Edith Fay Herndon

PictureEdith Fay Herndon was born on July 18, 1925. Her parents, Orville and Agnes McCauley, owned a five hundred acre farm in Nixa, Missouri, and Edith and her siblings, Alys Evelyn (‘Sis’ or ‘Dolly’), Gerald Dwight (‘Sonny’) and Jimmy Dale (‘Jim’), grew up milking cows and braving the wrath of over-protective roosters to collect the eggs each morning. Every day, she walked to and from school with Faye Keltner (née Sauter), one of her oldest friends. In her few spare moments, she enjoyed playing the piano and frequently accompanied services at Cassidy Methodist Church.

 

A child of the Great Depression, Edith was fiercely practical and hard working. She devoted her life to caring for others. From her childhood, she wanted to be a nurse. In pursuit of that goal, she attended Drury College in Springfield, Missouri, for two years, before transferring to Washington University in St. Louis. She graduated with her nursing Baccalaureate degrees in 1948.

 

While at Drury College, she met Kem Edwin Herndon. The two became engaged on August 6, 1946, and were married after Edith’s graduation on September 28, 1948. They honeymooned for five weeks, road tripping across the U.S. from the Grand Canyon to Key West, Florida. For the next two years, they lived in Springfield, where Edith nursed veterans of the Second World War at O’Reilly Veterans Hospital, a tuberculosis facility. One of her TB patients painted a delightful caricature of her in her nursing cap and uniform.

 

In 1950, the couple moved to Denver, Colorado, and not long after, Edith gave birth to two daughters: Janet LeeAnn (1954) and Beverly Kay (1958). She also worked at Presbyterian Hospital, first moving between wards, then, after much diligent study, obtaining a position in the Coronary Care Unit. In 1967, Kem and Edith joined “Mr. and Mrs. Club,” a monthly potluck gathering begun by their church, Trinity United Methodist. They attended these meetings faithfully for many years, and Edith developed lifelong friendships with Marian Griffin, Edith Martin, Bess Chandler and others.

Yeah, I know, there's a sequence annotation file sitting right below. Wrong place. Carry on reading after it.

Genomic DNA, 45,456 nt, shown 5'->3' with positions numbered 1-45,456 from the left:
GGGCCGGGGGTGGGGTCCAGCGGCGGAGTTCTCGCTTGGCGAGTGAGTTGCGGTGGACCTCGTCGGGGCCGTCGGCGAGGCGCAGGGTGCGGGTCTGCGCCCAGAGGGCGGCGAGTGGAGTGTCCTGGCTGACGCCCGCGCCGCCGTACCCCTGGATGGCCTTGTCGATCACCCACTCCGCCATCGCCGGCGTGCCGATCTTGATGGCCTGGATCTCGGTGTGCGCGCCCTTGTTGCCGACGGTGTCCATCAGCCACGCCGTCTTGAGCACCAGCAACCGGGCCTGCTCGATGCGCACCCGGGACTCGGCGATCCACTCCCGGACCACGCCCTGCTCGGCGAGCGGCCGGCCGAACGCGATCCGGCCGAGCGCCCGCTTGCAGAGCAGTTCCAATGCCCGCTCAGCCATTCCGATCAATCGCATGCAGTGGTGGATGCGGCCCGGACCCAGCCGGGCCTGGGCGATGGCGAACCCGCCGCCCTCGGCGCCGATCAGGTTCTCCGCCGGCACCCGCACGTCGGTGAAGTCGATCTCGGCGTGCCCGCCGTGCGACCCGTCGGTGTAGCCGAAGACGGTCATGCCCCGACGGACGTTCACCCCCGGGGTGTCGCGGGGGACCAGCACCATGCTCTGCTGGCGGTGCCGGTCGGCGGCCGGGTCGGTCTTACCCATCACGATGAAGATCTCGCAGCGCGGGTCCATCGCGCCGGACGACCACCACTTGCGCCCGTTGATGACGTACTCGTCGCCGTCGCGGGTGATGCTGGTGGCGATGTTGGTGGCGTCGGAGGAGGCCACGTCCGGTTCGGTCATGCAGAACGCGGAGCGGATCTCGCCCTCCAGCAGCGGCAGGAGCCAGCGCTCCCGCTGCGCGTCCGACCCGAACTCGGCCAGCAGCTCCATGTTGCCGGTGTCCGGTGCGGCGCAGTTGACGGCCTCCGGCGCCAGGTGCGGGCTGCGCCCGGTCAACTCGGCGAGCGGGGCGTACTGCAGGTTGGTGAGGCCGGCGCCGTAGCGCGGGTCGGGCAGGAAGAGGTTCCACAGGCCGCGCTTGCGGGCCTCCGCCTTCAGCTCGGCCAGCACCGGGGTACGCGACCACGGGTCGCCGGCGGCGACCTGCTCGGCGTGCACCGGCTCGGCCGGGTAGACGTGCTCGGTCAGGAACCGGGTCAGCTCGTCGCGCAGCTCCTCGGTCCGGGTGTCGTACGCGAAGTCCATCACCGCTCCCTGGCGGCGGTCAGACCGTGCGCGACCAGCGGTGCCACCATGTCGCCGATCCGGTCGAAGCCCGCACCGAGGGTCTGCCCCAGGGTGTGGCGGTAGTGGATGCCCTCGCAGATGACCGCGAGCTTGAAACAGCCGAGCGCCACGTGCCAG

In the summer of 1972, Edith took her daughters on a whirlwind three-week tour of Europe. She had saved for years for this adventure, and it was her first major international excursion. Travel was an important source of pleasure in her life, and she later took many exciting trips, including tours of Ireland, England, and France and a steamboat ride down the Mississippi river.

 

In the fall of 1972, she returned to Springfield and took up work at St. John’s Hospital. After both of her daughters had left home, she went back to school and earned her Masters in Nursing Education. This degree enabled her to teach at the Burge School of Nursing in Springfield, where she specialized in patient psychology.

 

She finally retired in 1991, when she moved to Mountlake Terrace, Washington, to live near LeeAnn and Bev. Two grandchildren, Sarah Elizabeth (1992) and William Ryan (1993) (Bev’s children), quickly arrived to keep her busy babysitting. She also found time to volunteer for a wide variety of organizations. She particularly enjoyed helping students at Mountlake Terrace Elementary learn to read. In addition, she made regular visits to the elderly for Snohomish County Senior Services—in fact, she continued these visits until she herself was 85 years old. She also loved photography, particularly sunrises, and baking cookies and brownies to deliver to friends and shut-ins. Sewing and tailoring clothes for her family, from matching Easter outfits and prom dresses to American Girl doll clothes, was a special skill.

 

In her free time, Edith continued to be interested in health-related issues, read medical journals and paid close attention to her own and friends’ well-being. She took regular walks around the local track to keep herself fit.  Following current events was also one of her passions. Each morning, she read the newspaper, and on Friday evenings she rarely missed the PBS television news analysis.